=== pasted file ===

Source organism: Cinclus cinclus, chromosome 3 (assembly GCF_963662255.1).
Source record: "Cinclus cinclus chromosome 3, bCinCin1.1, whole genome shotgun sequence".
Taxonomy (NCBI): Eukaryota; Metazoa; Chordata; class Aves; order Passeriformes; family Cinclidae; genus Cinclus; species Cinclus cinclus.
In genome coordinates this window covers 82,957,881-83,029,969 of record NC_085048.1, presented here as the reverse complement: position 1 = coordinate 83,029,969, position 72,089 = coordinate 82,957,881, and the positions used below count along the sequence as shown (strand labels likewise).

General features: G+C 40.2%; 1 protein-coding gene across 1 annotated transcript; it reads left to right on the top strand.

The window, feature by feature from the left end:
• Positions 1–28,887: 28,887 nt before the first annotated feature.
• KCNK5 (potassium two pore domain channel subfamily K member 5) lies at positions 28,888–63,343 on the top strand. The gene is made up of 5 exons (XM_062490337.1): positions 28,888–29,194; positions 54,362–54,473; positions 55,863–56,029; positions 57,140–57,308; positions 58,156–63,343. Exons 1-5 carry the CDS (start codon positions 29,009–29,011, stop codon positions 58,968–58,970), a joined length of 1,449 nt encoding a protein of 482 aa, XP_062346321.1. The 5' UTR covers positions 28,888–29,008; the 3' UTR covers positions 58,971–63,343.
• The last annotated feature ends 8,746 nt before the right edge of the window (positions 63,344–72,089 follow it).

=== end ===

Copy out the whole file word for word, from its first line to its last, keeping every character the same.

Source organism: Cinclus cinclus, chromosome 3 (assembly GCF_963662255.1).
Source record: "Cinclus cinclus chromosome 3, bCinCin1.1, whole genome shotgun sequence".
Taxonomy (NCBI): Eukaryota; Metazoa; Chordata; class Aves; order Passeriformes; family Cinclidae; genus Cinclus; species Cinclus cinclus.
In genome coordinates this window covers 82,957,881-83,029,969 of record NC_085048.1, presented here as the reverse complement: position 1 = coordinate 83,029,969, position 72,089 = coordinate 82,957,881, and the positions used below count along the sequence as shown (strand labels likewise).

General features: G+C 40.2%; 1 protein-coding gene across 1 annotated transcript; it reads left to right on the top strand.

The window, feature by feature from the left end:
• Positions 1–28,887: 28,887 nt before the first annotated feature.
• KCNK5 (potassium two pore domain channel subfamily K member 5) lies at positions 28,888–63,343 on the top strand. The gene is made up of 5 exons (XM_062490337.1): positions 28,888–29,194; positions 54,362–54,473; positions 55,863–56,029; positions 57,140–57,308; positions 58,156–63,343. Exons 1-5 carry the CDS (start codon positions 29,009–29,011, stop codon positions 58,968–58,970), a joined length of 1,449 nt encoding a protein of 482 aa, XP_062346321.1. The 5' UTR covers positions 28,888–29,008; the 3' UTR covers positions 58,971–63,343.
• The last annotated feature ends 8,746 nt before the right edge of the window (positions 63,344–72,089 follow it).